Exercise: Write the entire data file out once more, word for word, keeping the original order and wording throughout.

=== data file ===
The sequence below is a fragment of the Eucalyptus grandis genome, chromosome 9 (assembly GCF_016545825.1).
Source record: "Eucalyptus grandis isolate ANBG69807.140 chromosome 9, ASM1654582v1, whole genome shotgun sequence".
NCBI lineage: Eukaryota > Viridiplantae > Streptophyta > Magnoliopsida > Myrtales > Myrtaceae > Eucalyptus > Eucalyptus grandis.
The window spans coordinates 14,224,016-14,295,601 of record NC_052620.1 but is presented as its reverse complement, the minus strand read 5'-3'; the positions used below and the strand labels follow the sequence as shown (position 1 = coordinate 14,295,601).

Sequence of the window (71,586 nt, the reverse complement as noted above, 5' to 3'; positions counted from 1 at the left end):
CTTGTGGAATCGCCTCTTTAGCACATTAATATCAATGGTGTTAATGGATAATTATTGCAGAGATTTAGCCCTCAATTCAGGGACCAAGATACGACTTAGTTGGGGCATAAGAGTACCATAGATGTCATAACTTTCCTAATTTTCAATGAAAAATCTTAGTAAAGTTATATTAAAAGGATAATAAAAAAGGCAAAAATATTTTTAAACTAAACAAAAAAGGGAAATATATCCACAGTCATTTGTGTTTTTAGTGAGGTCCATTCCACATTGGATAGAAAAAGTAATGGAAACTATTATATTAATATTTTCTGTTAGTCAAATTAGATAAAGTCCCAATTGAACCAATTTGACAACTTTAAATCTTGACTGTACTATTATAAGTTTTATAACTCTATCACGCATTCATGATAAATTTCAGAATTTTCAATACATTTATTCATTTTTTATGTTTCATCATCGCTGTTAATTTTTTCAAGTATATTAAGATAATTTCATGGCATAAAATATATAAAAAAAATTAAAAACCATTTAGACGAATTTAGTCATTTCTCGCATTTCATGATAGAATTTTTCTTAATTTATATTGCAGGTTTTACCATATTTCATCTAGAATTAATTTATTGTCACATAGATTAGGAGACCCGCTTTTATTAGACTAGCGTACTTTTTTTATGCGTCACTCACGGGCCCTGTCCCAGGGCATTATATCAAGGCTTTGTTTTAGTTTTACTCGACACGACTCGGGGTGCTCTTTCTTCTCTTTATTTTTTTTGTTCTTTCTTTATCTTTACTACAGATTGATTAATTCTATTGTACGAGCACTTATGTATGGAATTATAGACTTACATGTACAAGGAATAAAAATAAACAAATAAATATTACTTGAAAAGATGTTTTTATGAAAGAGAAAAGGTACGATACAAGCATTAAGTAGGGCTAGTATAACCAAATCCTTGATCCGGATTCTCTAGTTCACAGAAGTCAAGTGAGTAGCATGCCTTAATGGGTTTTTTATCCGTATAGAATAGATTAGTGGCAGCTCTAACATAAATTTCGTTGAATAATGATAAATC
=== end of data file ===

The sequence below is a fragment of the Eucalyptus grandis genome, chromosome 9 (assembly GCF_016545825.1).
Source record: "Eucalyptus grandis isolate ANBG69807.140 chromosome 9, ASM1654582v1, whole genome shotgun sequence".
NCBI lineage: Eukaryota > Viridiplantae > Streptophyta > Magnoliopsida > Myrtales > Myrtaceae > Eucalyptus > Eucalyptus grandis.
The window spans coordinates 14,224,016-14,295,601 of record NC_052620.1 but is presented as its reverse complement, the minus strand read 5'-3'; the positions used below and the strand labels follow the sequence as shown (position 1 = coordinate 14,295,601).

Sequence of the window (71,586 nt, the reverse complement as noted above, 5' to 3'; positions counted from 1 at the left end):
CTTGTGGAATCGCCTCTTTAGCACATTAATATCAATGGTGTTAATGGATAATTATTGCAGAGATTTAGCCCTCAATTCAGGGACCAAGATACGACTTAGTTGGGGCATAAGAGTACCATAGATGTCATAACTTTCCTAATTTTCAATGAAAAATCTTAGTAAAGTTATATTAAAAGGATAATAAAAAAGGCAAAAATATTTTTAAACTAAACAAAAAAGGGAAATATATCCACAGTCATTTGTGTTTTTAGTGAGGTCCATTCCACATTGGATAGAAAAAGTAATGGAAACTATTATATTAATATTTTCTGTTAGTCAAATTAGATAAAGTCCCAATTGAACCAATTTGACAACTTTAAATCTTGACTGTACTATTATAAGTTTTATAACTCTATCACGCATTCATGATAAATTTCAGAATTTTCAATACATTTATTCATTTTTTATGTTTCATCATCGCTGTTAATTTTTTCAAGTATATTAAGATAATTTCATGGCATAAAATATATAAAAAAAATTAAAAACCATTTAGACGAATTTAGTCATTTCTCGCATTTCATGATAGAATTTTTCTTAATTTATATTGCAGGTTTTACCATATTTCATCTAGAATTAATTTATTGTCACATAGATTAGGAGACCCGCTTTTATTAGACTAGCGTACTTTTTTTATGCGTCACTCACGGGCCCTGTCCCAGGGCATTATATCAAGGCTTTGTTTTAGTTTTACTCGACACGACTCGGGGTGCTCTTTCTTCTCTTTATTTTTTTTGTTCTTTCTTTATCTTTACTACAGATTGATTAATTCTATTGTACGAGCACTTATGTATGGAATTATAGACTTACATGTACAAGGAATAAAAATAAACAAATAAATATTACTTGAAAAGATGTTTTTATGAAAGAGAAAAGGTACGATACAAGCATTAAGTAGGGCTAGTATAACCAAATCCTTGATCCGGATTCTCTAGTTCACAGAAGTCAAGTGAGTAGCATGCCTTAATGGGTTTTTTATCCGTATAGAATAGATTAGTGGCAGCTCTAACATAAATTTCGTTGAATAATGATAAATC